In 2018, data breaches compromised the personal information of millions of individuals.

As a result of the mishandling of data by brands such as Facebook and Marriott (just to name a few), brand trust is at an all-time low. In fact, according to the 2018 Edelman Trust Barometer, less than half of all Americans say they generally trust businesses (that’s down from almost 60 percent in 2017).

Marketers are now faced with the challenge of building that trust back up. And, according to a recent survey we conducted, one of the best places to start is with owned content.

Our survey of senior-level B2B marketers found that 87 percent believe brand content (including website content, blogs, webinars, videos, eBooks and more) plays an important role in building brand trust.

While building brand trust requires significant, purposeful efforts, putting in the work will drive rewards with your audience. Here are a few ways to build a content strategy that aims to achieve an increase in brand trust:

Understand your customers and prospects

Wunderman’s “wantedness” study, which measures brand affinity and customer loyalty, found that a large majority (almost 80 percent) of consumers are loyal to brands that show a deep understanding of the customer, their priorities and their preferences.

When your customers feel that you understand them — that you know their wants, needs, likes and dislikes, and are genuinely interested in making them happy by solving their problems and challenges — they’re more likely to remain loyal to your brand.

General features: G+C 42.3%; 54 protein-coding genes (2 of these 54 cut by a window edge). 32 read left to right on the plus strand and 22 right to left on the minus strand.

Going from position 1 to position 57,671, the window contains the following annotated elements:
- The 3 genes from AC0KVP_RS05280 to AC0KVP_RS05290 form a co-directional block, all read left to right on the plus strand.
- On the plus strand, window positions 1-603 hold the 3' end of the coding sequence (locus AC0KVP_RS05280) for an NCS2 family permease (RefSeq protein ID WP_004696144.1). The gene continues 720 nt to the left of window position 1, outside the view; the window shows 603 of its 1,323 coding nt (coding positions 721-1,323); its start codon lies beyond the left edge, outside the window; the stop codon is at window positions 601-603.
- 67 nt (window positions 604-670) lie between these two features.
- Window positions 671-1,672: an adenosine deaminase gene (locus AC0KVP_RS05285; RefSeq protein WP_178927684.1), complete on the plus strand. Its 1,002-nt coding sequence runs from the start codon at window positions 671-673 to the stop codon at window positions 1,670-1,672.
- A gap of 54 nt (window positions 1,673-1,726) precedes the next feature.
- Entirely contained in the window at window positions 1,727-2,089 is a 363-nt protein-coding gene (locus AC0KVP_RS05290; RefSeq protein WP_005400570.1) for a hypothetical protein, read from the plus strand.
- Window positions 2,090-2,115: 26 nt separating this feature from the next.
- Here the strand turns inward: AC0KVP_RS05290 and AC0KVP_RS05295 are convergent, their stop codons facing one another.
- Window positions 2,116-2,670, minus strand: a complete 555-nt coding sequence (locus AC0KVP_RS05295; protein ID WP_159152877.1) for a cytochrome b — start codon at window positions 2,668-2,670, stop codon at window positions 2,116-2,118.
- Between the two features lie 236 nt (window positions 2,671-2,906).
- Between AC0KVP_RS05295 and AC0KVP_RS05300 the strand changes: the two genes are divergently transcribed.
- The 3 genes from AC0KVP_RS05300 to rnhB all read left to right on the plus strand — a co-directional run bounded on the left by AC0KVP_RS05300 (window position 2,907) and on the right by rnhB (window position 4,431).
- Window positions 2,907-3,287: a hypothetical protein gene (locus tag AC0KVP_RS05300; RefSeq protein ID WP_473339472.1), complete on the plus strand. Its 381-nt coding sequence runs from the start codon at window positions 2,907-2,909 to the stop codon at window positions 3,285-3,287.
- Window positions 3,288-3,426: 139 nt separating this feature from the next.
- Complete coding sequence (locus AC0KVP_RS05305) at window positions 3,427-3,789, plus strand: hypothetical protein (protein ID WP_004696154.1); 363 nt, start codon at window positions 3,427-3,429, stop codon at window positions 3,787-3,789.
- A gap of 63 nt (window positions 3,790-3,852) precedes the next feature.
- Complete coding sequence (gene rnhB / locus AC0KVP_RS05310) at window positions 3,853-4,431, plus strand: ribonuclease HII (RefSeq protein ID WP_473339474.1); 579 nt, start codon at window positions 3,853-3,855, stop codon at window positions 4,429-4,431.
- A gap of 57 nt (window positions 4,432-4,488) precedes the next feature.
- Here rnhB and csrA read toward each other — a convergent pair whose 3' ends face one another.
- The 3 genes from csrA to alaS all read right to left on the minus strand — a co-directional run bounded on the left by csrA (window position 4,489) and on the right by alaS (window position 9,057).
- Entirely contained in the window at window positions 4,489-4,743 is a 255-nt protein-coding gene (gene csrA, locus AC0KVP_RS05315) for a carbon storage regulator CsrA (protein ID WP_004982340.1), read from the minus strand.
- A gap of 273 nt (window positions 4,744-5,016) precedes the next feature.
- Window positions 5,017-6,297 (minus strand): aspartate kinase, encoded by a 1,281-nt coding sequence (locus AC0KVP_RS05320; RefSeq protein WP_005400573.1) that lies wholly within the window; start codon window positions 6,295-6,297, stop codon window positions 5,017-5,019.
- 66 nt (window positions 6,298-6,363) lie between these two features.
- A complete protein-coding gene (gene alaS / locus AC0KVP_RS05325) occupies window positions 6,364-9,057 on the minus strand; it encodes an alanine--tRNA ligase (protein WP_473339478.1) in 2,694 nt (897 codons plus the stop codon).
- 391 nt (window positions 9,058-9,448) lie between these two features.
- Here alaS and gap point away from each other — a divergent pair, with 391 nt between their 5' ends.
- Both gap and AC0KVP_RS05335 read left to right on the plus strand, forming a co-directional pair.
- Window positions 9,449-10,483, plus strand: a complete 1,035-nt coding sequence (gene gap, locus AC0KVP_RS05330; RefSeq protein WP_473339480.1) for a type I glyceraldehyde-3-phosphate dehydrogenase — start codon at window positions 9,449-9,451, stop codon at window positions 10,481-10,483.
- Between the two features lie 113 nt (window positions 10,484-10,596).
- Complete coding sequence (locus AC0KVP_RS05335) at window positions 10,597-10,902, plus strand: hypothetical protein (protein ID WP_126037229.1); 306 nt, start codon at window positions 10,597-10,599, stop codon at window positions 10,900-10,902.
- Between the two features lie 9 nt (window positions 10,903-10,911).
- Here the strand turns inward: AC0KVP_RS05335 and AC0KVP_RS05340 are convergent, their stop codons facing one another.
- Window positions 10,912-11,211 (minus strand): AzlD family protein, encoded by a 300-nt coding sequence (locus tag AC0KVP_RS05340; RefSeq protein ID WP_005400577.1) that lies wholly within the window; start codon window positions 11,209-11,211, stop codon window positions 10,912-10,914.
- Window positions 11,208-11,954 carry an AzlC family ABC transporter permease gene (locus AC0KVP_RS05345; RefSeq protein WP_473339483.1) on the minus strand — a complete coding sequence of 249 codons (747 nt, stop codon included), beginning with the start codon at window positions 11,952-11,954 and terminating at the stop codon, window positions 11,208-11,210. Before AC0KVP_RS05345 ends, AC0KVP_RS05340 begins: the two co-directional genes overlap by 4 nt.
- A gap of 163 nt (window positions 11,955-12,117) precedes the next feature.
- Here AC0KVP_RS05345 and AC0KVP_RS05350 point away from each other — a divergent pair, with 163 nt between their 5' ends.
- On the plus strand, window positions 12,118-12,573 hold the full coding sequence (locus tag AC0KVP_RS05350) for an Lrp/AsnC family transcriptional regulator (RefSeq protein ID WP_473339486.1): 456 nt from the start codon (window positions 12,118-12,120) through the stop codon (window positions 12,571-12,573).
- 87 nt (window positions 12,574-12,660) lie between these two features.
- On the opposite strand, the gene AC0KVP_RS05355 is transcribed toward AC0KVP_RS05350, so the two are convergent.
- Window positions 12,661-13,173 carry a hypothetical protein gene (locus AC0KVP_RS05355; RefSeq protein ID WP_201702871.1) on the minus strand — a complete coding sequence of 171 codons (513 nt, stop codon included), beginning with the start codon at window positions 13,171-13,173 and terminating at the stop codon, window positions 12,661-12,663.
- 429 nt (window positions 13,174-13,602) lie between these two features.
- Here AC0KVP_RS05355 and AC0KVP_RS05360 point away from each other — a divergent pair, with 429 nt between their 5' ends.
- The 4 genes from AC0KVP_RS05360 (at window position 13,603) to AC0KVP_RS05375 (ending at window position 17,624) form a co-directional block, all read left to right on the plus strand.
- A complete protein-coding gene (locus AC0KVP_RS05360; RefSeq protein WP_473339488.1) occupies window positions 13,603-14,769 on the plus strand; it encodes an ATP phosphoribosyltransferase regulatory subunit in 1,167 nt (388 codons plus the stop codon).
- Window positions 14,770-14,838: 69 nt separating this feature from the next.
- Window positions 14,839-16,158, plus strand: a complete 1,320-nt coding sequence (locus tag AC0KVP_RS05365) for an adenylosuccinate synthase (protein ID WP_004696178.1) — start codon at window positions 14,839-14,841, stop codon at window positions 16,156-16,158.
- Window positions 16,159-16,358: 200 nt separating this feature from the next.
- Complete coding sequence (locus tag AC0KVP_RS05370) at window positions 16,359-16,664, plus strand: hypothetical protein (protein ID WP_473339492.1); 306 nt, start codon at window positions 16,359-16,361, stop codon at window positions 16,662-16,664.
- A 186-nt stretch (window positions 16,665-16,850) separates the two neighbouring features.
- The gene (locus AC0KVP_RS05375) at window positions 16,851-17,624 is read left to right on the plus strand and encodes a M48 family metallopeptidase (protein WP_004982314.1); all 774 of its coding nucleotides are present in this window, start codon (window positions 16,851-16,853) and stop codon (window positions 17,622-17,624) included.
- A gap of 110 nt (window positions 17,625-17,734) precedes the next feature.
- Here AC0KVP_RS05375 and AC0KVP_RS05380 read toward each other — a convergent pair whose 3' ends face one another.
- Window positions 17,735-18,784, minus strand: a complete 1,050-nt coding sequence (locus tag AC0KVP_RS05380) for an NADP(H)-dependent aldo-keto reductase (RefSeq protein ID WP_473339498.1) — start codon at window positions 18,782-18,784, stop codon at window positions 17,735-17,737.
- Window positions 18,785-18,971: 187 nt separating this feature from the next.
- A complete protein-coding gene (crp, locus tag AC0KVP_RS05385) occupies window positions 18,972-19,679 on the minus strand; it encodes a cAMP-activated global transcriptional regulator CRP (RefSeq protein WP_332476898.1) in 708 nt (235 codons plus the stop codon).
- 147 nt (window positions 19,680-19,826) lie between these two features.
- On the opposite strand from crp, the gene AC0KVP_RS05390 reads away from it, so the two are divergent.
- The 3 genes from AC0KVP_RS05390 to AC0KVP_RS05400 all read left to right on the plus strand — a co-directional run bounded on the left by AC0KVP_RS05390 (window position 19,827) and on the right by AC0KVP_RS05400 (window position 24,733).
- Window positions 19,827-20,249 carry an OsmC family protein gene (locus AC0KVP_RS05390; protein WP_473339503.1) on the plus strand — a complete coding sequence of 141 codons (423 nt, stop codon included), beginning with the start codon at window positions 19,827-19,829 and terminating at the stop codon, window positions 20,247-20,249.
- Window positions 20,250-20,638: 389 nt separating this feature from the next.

Brands can reach that level of trust by communicating with customers via content that is created to meet their expectations. To uncover those expectations, brands can leverage data insights to help build the type of content their customers require. Gathering data directly from the source — the customer — is the first place to start.

The more customers respond to your content, the more insights you can gain on who your prospective customers are and what they want. The progressive nature of this type of content intelligence leads to improved clarity about the brand’s optimal target audience. It allows marketers to narrow their focus — zeroing in on the personas they should be targeting.

As these audience insights get deeper, marketers are more easily able to connect with their customers as humans with actual needs, wants and challenges (rather than a spreadsheet of emails and data fields).

Incorporating them in content, personas, messaging, customer service protocols and product development will lead to more efficient and effective marketing and sales teams.

Create a trustworthy, relevant brand voice

I’ve never met a marketing manager that didn’t have “relevant” written under the “brand voice” section of their style guide. And while achieving relevancy is easier said than done, achieving it on a regular basis is even more difficult.

When thinking about all of the different types of content that a brand produces in a day (blogs, white papers, videos, and social media content just to name a few) maintaining a singular voice can become challenging, particularly when you likely have more than one person creating that content.

Using data insights gathered about your audiences, create briefs that give specific direction on the following items in order to maintain consistency.

Messaging themes